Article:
Juvenile heads the Cash Money clique. He kicked off the label's hot streak with "Ha," then dropped the super hit "Back That Azz Up." His new album, Project English, is scheduled for a July release. Up until now no rapper has blazed in 2001 like Ja Rule. His Rule 3:36, featuring the ghetto love anthem "Put It on Me," is an early candidate for the year-end ten-best list.
Rule and Juvenile are relatively new to the scene, but Eightball & MJG have been representing the dirty South since it was clean. The duo sold their music out of car trunks in their hometown of Memphis before becoming cult favorites in the early '90s with underground classics, such as the group's debut, Listen to the Lyrics (of a Pimp). The general public might have slept on Eightball & MJG's latest effort, Space Age 4 Eva, but with singles such as "Buck Bounce" blowing up, heads are slowly starting to recognize. Cappadonna's now an official member of the Wu-Tang Clan, but he earned his reputation by making cameos on cuts such as Raekwon's "Ice Cream" and Ghostface Killah's "Winter Warz." Cappadonna still creates occasional moments of brilliance, as displayed by the poisonous darts he spits on "Super Model" and "Love Is the Message" from his 2001 disc, The Yin and the Yang.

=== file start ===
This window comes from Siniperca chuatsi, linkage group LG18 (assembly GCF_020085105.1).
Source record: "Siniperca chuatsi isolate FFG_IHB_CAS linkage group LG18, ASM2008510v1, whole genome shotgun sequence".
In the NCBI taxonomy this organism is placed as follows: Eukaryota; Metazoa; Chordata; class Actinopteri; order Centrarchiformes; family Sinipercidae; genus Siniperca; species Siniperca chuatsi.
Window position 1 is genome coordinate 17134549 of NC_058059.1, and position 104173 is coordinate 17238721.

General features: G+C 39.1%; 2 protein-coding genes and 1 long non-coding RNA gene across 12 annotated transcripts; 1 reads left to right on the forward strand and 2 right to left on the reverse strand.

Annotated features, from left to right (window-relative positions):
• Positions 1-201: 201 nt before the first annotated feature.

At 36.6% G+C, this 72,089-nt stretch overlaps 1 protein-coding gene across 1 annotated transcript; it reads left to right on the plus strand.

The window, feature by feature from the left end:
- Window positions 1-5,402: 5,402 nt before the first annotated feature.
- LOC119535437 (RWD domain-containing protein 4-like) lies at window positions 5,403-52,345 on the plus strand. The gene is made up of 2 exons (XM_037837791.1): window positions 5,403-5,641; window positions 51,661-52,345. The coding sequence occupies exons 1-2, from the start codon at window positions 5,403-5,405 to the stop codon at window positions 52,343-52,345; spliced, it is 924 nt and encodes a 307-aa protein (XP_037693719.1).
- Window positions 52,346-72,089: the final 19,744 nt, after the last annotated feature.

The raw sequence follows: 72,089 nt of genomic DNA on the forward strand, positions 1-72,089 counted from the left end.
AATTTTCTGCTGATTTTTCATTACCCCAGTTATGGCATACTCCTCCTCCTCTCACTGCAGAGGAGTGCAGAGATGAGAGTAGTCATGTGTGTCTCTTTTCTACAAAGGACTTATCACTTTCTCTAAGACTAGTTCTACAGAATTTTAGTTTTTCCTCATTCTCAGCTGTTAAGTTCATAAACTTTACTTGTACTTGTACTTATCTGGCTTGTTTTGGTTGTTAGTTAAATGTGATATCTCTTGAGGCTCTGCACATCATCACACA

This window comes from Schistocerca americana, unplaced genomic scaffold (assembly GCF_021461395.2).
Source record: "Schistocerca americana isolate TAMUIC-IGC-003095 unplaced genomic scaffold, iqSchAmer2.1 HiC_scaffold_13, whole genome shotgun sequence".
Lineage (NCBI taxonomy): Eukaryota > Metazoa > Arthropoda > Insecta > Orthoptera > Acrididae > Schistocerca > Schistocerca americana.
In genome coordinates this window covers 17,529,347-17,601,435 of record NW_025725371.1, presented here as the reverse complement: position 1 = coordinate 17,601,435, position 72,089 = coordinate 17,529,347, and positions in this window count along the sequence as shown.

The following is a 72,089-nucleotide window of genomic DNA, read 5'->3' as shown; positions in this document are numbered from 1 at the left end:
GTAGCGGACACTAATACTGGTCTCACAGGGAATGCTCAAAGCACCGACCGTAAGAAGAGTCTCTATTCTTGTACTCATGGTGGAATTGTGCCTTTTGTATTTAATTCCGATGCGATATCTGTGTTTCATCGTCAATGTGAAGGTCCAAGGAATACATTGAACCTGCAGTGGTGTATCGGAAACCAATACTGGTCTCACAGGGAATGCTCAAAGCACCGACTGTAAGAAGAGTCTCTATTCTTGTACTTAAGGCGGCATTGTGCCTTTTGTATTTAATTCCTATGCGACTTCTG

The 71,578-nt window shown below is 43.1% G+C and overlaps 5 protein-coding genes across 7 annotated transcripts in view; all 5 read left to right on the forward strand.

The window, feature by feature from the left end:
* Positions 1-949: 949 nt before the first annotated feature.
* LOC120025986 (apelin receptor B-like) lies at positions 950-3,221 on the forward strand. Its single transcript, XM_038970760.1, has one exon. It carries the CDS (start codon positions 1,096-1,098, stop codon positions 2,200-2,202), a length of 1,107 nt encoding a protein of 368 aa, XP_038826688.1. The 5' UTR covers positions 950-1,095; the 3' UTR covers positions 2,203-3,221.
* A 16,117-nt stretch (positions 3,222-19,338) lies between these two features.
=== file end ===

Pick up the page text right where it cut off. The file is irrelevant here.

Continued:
Balancing out the ruffneck appeal of these rappers are two soulful acts that get bedrooms smokin'. On his new CD, Pleasures U Like, Jon B croons sultry songs that should send Planned Parenthood's stock soaring. K-Ci and Jo-Jo (pictured) produced the sleaziest soul since Prince had a dirty mind when they made up half of Jodeci, but now the Hailey brothers have cleaned up their act, singing the type of sugary ballads that would be right at home on a Disney animated-feature soundtrack.